Jon Fansmith [00:01:42] And, if you haven't, listen to it several more times, you'll increase our hits. We'd appreciate that.

Lorelle Espinosa [00:01:45] Exactly. And rate us highly. But yeah, then I went back, came back home and left again for Chicago. I went to HACU's annual conference, the Hispanic Association of Colleges and Universities. And we've had them on as well. 

Jon Fansmith [00:02:01] That's right. 

Lorelle Espinosa [00:02:02] All in the family! So I spoke at their dean's forum on our Race and Ethnicity Project, which of course, the website is And we'll actually talk about those data that the research team here at ACE has produced with Julie, when we get to Julie. So, yeah, it's full dissemination of that work now, conference season, fall conference season. People are really hungry for that information and it's being very well received. So that was a good trip. 

Jon Fansmith [00:02:31] And I like the consistency that Jon Turk, who filled in for you last week, had also just been to Chicago. Now we keep a regular rotation of ACE staff headed to Chicago. So... 

Lorelle Espinosa [00:02:41] It's a great city. 

Jon Fansmith [00:02:42] Serving the Midwest well. 

Lorelle Espinosa [00:02:43] That's right. 

Jon Fansmith [00:02:44] Well, we'll be back in just a second with our guest. This episode is sponsored by the Bill and Melinda Gates Foundation. 

Lorelle Espinosa [00:02:59] And we're back. Welcome, Julie. 

Julie Park [00:03:01] Glad to be here. 

Lorelle Espinosa [00:03:02] Yeah. Not too far of a commute for you from University of Maryland, but we're really glad that you came to be with us in person. You and I have known each other for a number of years, maybe...14 years. 

Julie Park [00:03:15] Oh my goodness. 

Lorelle Espinosa [00:03:16] I know, that sounds...We sound old. But we went to graduate school together at UCLA. We've both long been focused on issues of diversity, equity, and inclusion, among other things. And I think it would help our listeners to hear a little bit about your background, your scholarship, why you do the work that you do, before we jump into our discussion today.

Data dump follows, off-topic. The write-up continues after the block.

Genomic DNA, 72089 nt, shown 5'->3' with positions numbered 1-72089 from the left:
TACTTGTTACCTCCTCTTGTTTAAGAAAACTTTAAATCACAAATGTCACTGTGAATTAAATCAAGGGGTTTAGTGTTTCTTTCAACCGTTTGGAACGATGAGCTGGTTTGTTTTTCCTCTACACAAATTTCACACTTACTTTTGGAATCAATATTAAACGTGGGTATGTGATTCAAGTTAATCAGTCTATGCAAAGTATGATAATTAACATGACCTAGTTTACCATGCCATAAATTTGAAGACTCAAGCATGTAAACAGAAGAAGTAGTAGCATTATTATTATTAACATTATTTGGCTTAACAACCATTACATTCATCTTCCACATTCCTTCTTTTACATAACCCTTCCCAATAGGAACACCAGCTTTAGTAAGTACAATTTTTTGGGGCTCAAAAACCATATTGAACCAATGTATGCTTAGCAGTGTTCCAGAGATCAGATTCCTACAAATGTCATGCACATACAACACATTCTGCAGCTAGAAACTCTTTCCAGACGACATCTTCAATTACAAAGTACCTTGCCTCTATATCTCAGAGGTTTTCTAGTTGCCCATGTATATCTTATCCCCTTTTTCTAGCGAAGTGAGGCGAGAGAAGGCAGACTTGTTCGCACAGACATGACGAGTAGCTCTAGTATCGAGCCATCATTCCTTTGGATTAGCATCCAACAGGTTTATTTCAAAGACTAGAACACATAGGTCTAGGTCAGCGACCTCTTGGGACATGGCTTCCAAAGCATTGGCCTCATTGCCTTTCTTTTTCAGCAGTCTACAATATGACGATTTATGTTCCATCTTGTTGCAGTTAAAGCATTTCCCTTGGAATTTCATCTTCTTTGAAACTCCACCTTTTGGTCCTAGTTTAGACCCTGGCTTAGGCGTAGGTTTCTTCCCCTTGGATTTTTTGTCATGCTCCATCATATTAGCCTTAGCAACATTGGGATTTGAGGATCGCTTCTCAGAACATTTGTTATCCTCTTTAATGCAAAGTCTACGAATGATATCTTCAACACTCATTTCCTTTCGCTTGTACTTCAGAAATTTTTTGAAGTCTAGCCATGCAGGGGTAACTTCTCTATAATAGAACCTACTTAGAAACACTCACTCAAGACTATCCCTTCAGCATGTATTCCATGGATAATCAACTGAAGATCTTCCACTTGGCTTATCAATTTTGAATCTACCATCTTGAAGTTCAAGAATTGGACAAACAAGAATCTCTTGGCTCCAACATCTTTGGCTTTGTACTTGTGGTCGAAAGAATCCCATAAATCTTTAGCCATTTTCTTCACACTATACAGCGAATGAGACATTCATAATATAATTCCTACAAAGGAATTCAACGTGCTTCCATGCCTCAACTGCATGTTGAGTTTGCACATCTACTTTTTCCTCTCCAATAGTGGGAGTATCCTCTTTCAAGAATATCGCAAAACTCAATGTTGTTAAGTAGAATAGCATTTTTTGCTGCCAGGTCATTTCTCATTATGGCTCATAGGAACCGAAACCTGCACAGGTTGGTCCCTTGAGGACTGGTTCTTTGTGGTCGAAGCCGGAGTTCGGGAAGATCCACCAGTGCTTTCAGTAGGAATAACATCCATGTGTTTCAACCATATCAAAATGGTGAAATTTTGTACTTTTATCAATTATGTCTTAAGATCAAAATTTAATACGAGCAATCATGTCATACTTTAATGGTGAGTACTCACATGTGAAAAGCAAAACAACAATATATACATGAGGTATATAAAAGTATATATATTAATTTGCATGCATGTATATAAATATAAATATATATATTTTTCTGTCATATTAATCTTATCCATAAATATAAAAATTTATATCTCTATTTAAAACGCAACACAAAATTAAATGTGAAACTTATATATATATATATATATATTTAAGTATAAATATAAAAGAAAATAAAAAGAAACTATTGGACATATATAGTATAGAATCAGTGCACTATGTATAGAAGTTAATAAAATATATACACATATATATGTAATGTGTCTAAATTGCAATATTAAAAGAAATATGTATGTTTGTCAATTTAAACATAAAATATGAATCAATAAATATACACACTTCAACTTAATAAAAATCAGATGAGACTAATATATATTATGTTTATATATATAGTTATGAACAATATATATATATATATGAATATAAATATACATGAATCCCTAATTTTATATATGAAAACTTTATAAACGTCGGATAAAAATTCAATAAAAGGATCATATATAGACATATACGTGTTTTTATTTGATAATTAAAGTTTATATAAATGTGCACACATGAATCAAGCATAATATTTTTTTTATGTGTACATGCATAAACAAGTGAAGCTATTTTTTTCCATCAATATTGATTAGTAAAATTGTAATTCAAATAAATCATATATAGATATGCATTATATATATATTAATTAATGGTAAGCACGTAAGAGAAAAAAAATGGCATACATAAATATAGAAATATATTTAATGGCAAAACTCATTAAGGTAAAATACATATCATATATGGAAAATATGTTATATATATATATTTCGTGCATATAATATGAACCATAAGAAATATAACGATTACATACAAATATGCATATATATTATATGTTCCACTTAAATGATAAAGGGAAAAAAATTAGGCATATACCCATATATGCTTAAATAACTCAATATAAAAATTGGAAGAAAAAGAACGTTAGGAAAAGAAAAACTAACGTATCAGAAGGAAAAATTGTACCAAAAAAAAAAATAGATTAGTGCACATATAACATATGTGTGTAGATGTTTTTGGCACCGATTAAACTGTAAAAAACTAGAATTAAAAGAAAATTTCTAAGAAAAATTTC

Julie Park [00:03:38] Sure, I'd be happy to do that. I am a proud Midwesterner, so I grew up in the great state of Ohio. I am the child of Korean immigrants and so a second generation Asian American. And I've taught at the University of Maryland, College Park since about 2011--so moved to the D.C. area around there. And my research mainly looks at race, diversity in higher education, things related to affirmative action, campus climate. I have a book that came out last year. It's called, Race on Campus: Debunking Myths with Data. And so that was my big project that I was glad to finally get done. Get out the door. 

Lorelle Espinosa [00:04:13] Yeah, that's a great book, by the way, for anyone that wants to read a book about race on campus that is very accessible. I really appreciated how you made the language so accessible for a variety of readers. So anyone can really pick that up and feel more informed about how to manage race on campus, how to manage the issues. 

Jon Fansmith [00:04:30] And I was going to say, as someone who is not as academically trained as the two of you are, I don't know if it's a compliment, but the readability of the book is really very impressive. I mean, it lays complicated issues out in a way that just makes it very clear. So, yeah, I enjoyed it immensely from a non-academic perspective. 

Julie Park [00:04:47] Yeah. Thank you so much. 

Lorelle Espinosa [00:04:50] You should do an endorsement. 

Julie Park [00:04:52] No. You can leave a review on Amazon. 

Jon Fansmith [00:04:54] That's right.